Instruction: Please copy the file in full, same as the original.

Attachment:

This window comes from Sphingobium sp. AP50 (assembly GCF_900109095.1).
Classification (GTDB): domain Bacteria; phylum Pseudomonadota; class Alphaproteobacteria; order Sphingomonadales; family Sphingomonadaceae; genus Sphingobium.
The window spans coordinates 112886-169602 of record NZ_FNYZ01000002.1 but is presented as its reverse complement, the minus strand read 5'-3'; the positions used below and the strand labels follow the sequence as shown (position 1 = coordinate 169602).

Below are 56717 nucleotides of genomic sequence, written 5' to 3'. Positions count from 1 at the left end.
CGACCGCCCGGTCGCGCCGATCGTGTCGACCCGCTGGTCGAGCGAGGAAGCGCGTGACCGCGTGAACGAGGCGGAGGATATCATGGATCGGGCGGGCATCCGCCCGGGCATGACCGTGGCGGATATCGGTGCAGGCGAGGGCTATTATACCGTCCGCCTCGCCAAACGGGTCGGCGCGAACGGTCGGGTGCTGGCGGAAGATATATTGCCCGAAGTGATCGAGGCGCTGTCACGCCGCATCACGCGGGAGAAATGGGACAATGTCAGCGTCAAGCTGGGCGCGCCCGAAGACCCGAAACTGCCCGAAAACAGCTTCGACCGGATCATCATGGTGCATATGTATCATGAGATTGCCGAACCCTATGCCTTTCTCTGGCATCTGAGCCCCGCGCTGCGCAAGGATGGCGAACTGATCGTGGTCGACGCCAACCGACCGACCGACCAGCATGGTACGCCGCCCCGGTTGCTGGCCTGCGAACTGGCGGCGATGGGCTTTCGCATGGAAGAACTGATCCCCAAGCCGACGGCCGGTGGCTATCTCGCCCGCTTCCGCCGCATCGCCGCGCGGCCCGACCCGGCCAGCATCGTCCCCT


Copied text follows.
This window comes from Sphingobium sp. AP50 (assembly GCF_900109095.1).
Classification (GTDB): domain Bacteria; phylum Pseudomonadota; class Alphaproteobacteria; order Sphingomonadales; family Sphingomonadaceae; genus Sphingobium.
The window spans coordinates 112886-169602 of record NZ_FNYZ01000002.1 but is presented as its reverse complement, the minus strand read 5'-3'; the positions used below and the strand labels follow the sequence as shown (position 1 = coordinate 169602).

Below are 56717 nucleotides of genomic sequence, written 5' to 3'. Positions count from 1 at the left end.
CGACCGCCCGGTCGCGCCGATCGTGTCGACCCGCTGGTCGAGCGAGGAAGCGCGTGACCGCGTGAACGAGGCGGAGGATATCATGGATCGGGCGGGCATCCGCCCGGGCATGACCGTGGCGGATATCGGTGCAGGCGAGGGCTATTATACCGTCCGCCTCGCCAAACGGGTCGGCGCGAACGGTCGGGTGCTGGCGGAAGATATATTGCCCGAAGTGATCGAGGCGCTGTCACGCCGCATCACGCGGGAGAAATGGGACAATGTCAGCGTCAAGCTGGGCGCGCCCGAAGACCCGAAACTGCCCGAAAACAGCTTCGACCGGATCATCATGGTGCATATGTATCATGAGATTGCCGAACCCTATGCCTTTCTCTGGCATCTGAGCCCCGCGCTGCGCAAGGATGGCGAACTGATCGTGGTCGACGCCAACCGACCGACCGACCAGCATGGTACGCCGCCCCGGTTGCTGGCCTGCGAACTGGCGGCGATGGGCTTTCGCATGGAAGAACTGATCCCCAAGCCGACGGCCGGTGGCTATCTCGCCCGCTTCCGCCGCATCGCCGCGCGGCCCGACCCGGCCAGCATCGTCCCCT